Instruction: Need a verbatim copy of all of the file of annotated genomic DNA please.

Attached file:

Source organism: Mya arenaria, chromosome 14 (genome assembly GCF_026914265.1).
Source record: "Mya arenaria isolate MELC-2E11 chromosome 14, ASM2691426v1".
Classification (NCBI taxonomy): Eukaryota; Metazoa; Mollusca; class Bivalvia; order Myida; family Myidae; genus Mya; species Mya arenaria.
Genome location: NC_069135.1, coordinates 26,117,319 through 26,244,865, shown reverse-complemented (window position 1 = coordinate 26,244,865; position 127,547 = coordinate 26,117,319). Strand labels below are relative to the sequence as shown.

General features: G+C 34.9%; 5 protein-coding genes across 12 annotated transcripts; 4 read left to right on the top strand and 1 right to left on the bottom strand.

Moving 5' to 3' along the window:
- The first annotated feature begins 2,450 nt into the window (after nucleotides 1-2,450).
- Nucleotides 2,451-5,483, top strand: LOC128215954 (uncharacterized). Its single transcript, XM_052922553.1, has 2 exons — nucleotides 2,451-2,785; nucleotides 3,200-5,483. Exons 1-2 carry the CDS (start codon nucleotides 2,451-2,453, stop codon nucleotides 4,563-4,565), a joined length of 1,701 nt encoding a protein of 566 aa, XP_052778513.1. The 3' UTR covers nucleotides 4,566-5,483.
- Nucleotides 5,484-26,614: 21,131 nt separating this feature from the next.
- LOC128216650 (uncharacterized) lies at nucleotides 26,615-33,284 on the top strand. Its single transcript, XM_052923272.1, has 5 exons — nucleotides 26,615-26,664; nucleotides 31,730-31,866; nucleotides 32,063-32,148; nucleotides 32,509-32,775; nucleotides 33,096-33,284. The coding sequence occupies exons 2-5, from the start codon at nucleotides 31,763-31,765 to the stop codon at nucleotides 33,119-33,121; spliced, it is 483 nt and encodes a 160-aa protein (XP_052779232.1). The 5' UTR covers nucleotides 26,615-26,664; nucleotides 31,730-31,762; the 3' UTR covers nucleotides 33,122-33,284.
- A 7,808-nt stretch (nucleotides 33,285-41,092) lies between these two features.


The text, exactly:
Source organism: Mya arenaria, chromosome 14 (genome assembly GCF_026914265.1).
Source record: "Mya arenaria isolate MELC-2E11 chromosome 14, ASM2691426v1".
Classification (NCBI taxonomy): Eukaryota; Metazoa; Mollusca; class Bivalvia; order Myida; family Myidae; genus Mya; species Mya arenaria.
Genome location: NC_069135.1, coordinates 26,117,319 through 26,244,865, shown reverse-complemented (window position 1 = coordinate 26,244,865; position 127,547 = coordinate 26,117,319). Strand labels below are relative to the sequence as shown.

General features: G+C 34.9%; 5 protein-coding genes across 12 annotated transcripts; 4 read left to right on the top strand and 1 right to left on the bottom strand.

Moving 5' to 3' along the window:
- The first annotated feature begins 2,450 nt into the window (after nucleotides 1-2,450).
- Nucleotides 2,451-5,483, top strand: LOC128215954 (uncharacterized). Its single transcript, XM_052922553.1, has 2 exons — nucleotides 2,451-2,785; nucleotides 3,200-5,483. Exons 1-2 carry the CDS (start codon nucleotides 2,451-2,453, stop codon nucleotides 4,563-4,565), a joined length of 1,701 nt encoding a protein of 566 aa, XP_052778513.1. The 3' UTR covers nucleotides 4,566-5,483.
- Nucleotides 5,484-26,614: 21,131 nt separating this feature from the next.
- LOC128216650 (uncharacterized) lies at nucleotides 26,615-33,284 on the top strand. Its single transcript, XM_052923272.1, has 5 exons — nucleotides 26,615-26,664; nucleotides 31,730-31,866; nucleotides 32,063-32,148; nucleotides 32,509-32,775; nucleotides 33,096-33,284. The coding sequence occupies exons 2-5, from the start codon at nucleotides 31,763-31,765 to the stop codon at nucleotides 33,119-33,121; spliced, it is 483 nt and encodes a 160-aa protein (XP_052779232.1). The 5' UTR covers nucleotides 26,615-26,664; nucleotides 31,730-31,762; the 3' UTR covers nucleotides 33,122-33,284.
- A 7,808-nt stretch (nucleotides 33,285-41,092) lies between these two features.